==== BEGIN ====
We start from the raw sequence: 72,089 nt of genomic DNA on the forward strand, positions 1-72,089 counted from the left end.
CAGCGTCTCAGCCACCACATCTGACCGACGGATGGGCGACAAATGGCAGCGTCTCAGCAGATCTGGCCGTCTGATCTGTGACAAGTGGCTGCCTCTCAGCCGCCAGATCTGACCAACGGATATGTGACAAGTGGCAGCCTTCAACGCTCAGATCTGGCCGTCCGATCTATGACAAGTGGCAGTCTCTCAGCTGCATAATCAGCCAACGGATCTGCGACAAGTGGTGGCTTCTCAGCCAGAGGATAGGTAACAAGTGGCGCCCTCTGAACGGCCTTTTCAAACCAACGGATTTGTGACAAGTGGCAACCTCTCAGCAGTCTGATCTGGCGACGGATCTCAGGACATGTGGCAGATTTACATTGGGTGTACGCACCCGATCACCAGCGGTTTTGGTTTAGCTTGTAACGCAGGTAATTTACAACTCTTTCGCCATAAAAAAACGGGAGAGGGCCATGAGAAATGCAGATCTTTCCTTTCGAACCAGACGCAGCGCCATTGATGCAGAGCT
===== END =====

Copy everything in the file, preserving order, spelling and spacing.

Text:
We start from the raw sequence: 72,089 nt of genomic DNA on the forward strand, positions 1-72,089 counted from the left end.
CAGCGTCTCAGCCACCACATCTGACCGACGGATGGGCGACAAATGGCAGCGTCTCAGCAGATCTGGCCGTCTGATCTGTGACAAGTGGCTGCCTCTCAGCCGCCAGATCTGACCAACGGATATGTGACAAGTGGCAGCCTTCAACGCTCAGATCTGGCCGTCCGATCTATGACAAGTGGCAGTCTCTCAGCTGCATAATCAGCCAACGGATCTGCGACAAGTGGTGGCTTCTCAGCCAGAGGATAGGTAACAAGTGGCGCCCTCTGAACGGCCTTTTCAAACCAACGGATTTGTGACAAGTGGCAACCTCTCAGCAGTCTGATCTGGCGACGGATCTCAGGACATGTGGCAGATTTACATTGGGTGTACGCACCCGATCACCAGCGGTTTTGGTTTAGCTTGTAACGCAGGTAATTTACAACTCTTTCGCCATAAAAAAACGGGAGAGGGCCATGAGAAATGCAGATCTTTCCTTTCGAACCAGACGCAGCGCCATTGATGCAGAGCT